Jamaican Track and Field Feeling Heat

Lapses in drug testing fuel suspicion about Usain Bolt and others.

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Usain Bolt (Dean Mouhtaropoulos/Getty Images)

The Associated Press is reporting that the Jamaica Anti-Doping Commission has officially been audited by the World Anti-Doping Agency because of inconsistent out-of-competition drug testing in the months leading up to the 2012 Summer Olympics in London.

Jamaica's Olympic athletes dominated their competition, specifically in track and field, in which the island's star runner, Usain Bolt, won gold medals in the 100- and 200-meter races, becoming the first athlete to do so at consecutive games (he first accomplished the feat in the 2008 Beijing Olympics).

The audit was prompted after Sports Illustrated published an article by former JADCO Executive Director Renee Anne Shirley in August. Shirley called out her former colleagues, accusing them of not doing enough testing, specifically in the five months leading up to the London Games in July 2012. She wrote:

The current program -- while improved -- makes a mockery of Jamaica's posturing and flames suspicion more than it douses it. Between the time Between the time the current board was appointed, in February 2012, and the start of the London Olympics late last July, out-of-date testing kits and limited staffing resources resulted in a total of one out-of-competition test. 

Dr. Herbert Elliott, who was Jamaica's team doctor at the London Games and is the chairman of JADCO, called Shirley a traitor and a liar. "Ms. Shirley has done this country and herself a great deal of harm by saying things that are not totally in keeping with the truth," he said.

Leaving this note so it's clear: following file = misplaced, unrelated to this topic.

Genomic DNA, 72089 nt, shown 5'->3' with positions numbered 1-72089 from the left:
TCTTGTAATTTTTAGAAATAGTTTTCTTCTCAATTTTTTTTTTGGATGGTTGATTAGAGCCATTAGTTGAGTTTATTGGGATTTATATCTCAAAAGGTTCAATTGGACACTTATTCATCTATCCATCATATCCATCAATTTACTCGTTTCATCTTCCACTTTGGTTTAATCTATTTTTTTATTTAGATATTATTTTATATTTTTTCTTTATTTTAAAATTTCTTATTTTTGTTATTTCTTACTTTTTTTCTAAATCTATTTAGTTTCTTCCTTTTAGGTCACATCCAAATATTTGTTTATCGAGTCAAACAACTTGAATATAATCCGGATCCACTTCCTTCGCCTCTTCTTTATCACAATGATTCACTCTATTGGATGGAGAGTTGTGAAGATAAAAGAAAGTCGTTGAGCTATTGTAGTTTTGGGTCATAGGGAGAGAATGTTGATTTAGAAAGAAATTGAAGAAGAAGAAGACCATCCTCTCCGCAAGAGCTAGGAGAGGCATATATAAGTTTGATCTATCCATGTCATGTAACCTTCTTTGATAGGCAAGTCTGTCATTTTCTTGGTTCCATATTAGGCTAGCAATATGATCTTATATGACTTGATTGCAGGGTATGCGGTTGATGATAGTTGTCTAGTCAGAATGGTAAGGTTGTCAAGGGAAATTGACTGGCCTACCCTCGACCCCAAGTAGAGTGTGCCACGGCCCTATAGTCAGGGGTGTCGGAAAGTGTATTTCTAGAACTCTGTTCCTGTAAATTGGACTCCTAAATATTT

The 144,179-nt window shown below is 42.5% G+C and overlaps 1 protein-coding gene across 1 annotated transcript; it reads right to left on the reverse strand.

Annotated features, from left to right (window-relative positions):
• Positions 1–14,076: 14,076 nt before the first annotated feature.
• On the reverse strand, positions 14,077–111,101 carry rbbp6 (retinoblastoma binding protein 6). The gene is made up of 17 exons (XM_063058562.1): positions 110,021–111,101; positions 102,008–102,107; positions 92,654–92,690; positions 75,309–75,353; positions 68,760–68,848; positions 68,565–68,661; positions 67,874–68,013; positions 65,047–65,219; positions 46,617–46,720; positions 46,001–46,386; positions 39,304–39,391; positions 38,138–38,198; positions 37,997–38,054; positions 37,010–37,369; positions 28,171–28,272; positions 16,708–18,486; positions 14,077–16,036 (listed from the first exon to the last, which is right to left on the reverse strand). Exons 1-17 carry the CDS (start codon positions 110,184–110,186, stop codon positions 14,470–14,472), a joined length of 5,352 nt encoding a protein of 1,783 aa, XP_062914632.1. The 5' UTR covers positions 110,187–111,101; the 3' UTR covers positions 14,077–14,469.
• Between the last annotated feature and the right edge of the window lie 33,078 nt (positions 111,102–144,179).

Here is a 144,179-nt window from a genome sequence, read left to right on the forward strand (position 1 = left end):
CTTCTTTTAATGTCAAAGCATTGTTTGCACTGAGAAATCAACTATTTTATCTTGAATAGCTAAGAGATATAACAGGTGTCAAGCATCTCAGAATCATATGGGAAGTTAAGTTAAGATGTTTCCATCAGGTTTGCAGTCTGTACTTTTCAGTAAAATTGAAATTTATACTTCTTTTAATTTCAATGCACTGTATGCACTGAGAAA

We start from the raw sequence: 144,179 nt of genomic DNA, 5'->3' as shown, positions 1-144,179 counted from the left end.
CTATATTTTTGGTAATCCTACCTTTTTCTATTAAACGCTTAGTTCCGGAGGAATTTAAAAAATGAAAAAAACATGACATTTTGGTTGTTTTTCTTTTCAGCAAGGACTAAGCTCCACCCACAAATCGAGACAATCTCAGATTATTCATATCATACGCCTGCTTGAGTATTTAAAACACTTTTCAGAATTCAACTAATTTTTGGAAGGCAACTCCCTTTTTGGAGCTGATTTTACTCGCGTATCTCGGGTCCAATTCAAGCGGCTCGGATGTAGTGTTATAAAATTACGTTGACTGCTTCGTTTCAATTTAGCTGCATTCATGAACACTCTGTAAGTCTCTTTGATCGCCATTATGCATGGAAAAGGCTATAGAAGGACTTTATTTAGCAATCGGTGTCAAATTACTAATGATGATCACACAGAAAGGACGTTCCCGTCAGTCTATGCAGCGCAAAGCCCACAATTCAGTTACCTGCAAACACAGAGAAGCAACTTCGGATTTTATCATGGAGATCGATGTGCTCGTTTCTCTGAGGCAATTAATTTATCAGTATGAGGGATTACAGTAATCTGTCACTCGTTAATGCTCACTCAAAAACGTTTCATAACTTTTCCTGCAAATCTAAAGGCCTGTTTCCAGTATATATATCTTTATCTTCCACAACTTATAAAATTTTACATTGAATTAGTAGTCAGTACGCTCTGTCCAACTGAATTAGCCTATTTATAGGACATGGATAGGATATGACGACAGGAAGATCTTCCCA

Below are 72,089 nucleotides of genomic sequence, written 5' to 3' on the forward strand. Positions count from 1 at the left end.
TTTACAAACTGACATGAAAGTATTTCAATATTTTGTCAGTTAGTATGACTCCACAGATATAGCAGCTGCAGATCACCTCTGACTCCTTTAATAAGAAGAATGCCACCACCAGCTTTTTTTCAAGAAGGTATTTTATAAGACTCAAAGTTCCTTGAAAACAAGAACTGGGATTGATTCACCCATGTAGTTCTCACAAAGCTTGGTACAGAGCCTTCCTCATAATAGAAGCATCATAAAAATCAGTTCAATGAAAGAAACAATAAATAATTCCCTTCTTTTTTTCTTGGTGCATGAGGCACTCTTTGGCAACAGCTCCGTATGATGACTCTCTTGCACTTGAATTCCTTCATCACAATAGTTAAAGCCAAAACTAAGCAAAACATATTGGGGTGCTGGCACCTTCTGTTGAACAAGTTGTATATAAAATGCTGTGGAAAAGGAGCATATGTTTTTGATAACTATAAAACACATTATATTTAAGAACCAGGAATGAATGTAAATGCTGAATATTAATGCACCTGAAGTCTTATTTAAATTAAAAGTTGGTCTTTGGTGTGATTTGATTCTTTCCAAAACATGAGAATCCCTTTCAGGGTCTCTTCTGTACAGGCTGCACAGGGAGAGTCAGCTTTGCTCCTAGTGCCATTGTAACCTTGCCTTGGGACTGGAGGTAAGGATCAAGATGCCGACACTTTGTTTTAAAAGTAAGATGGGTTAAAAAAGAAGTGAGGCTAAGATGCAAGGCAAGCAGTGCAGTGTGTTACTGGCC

Other parties involved with oversight are also quick to defend JADCO. The International Olympic Committee said the lack of out-of-competition testing isn't unique to Jamaica. "Jamaica is far from being alone, you know?" said IOC Medical Commission Chairman Arne Ljungqvist. "We know that out-of-competition testing in the proper way is not being conducted unfortunately in many parts of the world. One shouldn't single out Jamaica."

But in an interview with the Associated Press, Shirley reiterated her disappointment with the commission's efforts and maintained that her former colleagues could have done more. "It's almost abnormal, OK? Let's face it. For a country of less than 3 million people. What, you're saying there's something peculiar in the water in Jamaica?"

Of course, with the audit will come a focus on Bolt. Former Olympic track star Carl Lewis made similar accusations about Jamaica's drug-testing procedures last year after Bolt's historic performances. But even Shirley says Bolt was tested rigorously:

"I'm pretty sure that all of the athletes who went to London were tested at least once and the majority of them more than once," she told the AP.

 On Bolt, specifically, she added: "I am positive that he got tested in double figures" in 2012.

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